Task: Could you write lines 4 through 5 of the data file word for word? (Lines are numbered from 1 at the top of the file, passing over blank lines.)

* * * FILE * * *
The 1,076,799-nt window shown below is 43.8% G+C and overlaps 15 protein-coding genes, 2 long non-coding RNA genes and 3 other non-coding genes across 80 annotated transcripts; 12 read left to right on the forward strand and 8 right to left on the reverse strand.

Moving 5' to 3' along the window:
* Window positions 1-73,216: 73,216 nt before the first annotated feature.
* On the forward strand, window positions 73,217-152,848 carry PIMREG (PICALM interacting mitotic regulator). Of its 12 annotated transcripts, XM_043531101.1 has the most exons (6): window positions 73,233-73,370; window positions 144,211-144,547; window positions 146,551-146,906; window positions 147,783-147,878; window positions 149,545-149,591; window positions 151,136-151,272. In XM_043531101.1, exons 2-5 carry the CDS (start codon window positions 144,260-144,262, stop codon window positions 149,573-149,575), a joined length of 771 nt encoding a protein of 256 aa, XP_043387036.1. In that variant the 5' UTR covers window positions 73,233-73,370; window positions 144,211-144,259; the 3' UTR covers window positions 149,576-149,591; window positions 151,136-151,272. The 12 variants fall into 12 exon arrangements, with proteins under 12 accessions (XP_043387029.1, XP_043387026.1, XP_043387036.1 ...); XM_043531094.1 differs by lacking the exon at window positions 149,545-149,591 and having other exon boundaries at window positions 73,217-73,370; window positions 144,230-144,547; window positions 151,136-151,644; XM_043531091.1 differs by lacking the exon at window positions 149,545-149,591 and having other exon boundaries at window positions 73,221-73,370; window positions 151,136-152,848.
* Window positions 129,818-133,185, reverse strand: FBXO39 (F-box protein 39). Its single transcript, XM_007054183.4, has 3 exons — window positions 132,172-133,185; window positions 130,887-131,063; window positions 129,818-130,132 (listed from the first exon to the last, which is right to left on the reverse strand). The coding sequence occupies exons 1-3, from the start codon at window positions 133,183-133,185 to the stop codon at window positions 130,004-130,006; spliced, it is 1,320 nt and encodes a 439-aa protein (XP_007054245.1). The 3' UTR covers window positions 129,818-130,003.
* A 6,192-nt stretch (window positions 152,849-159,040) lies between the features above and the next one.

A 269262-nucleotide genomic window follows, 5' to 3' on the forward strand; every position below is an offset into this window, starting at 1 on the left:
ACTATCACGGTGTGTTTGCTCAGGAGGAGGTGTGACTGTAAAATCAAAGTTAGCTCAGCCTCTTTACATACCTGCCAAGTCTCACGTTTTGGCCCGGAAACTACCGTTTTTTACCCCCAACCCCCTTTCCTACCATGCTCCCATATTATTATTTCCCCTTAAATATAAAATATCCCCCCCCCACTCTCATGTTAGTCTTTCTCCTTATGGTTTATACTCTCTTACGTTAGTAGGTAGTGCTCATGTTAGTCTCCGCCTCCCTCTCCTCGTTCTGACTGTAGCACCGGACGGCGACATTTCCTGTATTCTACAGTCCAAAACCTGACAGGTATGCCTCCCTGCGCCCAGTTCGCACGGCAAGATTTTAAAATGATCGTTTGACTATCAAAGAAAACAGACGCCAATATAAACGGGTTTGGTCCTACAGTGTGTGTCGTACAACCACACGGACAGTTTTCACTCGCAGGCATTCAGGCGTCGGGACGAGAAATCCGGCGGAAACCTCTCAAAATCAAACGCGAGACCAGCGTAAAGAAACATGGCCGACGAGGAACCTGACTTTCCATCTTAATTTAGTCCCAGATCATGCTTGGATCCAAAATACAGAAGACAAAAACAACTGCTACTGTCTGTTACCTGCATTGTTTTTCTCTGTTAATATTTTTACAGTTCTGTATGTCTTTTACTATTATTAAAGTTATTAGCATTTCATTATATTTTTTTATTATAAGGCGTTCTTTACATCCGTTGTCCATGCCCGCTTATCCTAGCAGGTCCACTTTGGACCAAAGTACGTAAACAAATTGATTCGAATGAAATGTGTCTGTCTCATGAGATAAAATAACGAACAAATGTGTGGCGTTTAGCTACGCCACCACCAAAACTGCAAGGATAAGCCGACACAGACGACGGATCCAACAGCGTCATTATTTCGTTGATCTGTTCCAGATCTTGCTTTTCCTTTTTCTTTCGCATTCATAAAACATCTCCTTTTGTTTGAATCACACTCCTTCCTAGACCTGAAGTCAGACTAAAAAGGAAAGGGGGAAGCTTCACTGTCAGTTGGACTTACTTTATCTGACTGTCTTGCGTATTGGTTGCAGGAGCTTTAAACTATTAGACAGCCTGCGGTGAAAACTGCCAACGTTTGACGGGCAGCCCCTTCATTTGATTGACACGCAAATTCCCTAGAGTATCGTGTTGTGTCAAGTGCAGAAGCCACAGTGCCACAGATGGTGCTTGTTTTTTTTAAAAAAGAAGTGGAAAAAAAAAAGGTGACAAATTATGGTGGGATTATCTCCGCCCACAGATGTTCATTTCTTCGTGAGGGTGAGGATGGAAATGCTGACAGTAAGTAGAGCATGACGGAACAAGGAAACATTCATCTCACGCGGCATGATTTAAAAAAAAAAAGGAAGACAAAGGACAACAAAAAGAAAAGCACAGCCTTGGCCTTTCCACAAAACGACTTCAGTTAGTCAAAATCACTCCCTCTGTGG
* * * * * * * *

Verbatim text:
* On the forward strand, window positions 73,217-152,848 carry PIMREG (PICALM interacting mitotic regulator). Of its 12 annotated transcripts, XM_043531101.1 has the most exons (6): window positions 73,233-73,370; window positions 144,211-144,547; window positions 146,551-146,906; window positions 147,783-147,878; window positions 149,545-149,591; window positions 151,136-151,272. In XM_043531101.1, exons 2-5 carry the CDS (start codon window positions 144,260-144,262, stop codon window positions 149,573-149,575), a joined length of 771 nt encoding a protein of 256 aa, XP_043387036.1. In that variant the 5' UTR covers window positions 73,233-73,370; window positions 144,211-144,259; the 3' UTR covers window positions 149,576-149,591; window positions 151,136-151,272. The 12 variants fall into 12 exon arrangements, with proteins under 12 accessions (XP_043387029.1, XP_043387026.1, XP_043387036.1 ...); XM_043531094.1 differs by lacking the exon at window positions 149,545-149,591 and having other exon boundaries at window positions 73,217-73,370; window positions 144,230-144,547; window positions 151,136-151,644; XM_043531091.1 differs by lacking the exon at window positions 149,545-149,591 and having other exon boundaries at window positions 73,221-73,370; window positions 151,136-152,848.
* Window positions 129,818-133,185, reverse strand: FBXO39 (F-box protein 39). Its single transcript, XM_007054183.4, has 3 exons — window positions 132,172-133,185; window positions 130,887-131,063; window positions 129,818-130,132 (listed from the first exon to the last, which is right to left on the reverse strand). The coding sequence occupies exons 1-3, from the start codon at window positions 133,183-133,185 to the stop codon at window positions 130,004-130,006; spliced, it is 1,320 nt and encodes a 439-aa protein (XP_007054245.1). The 3' UTR covers window positions 129,818-130,003.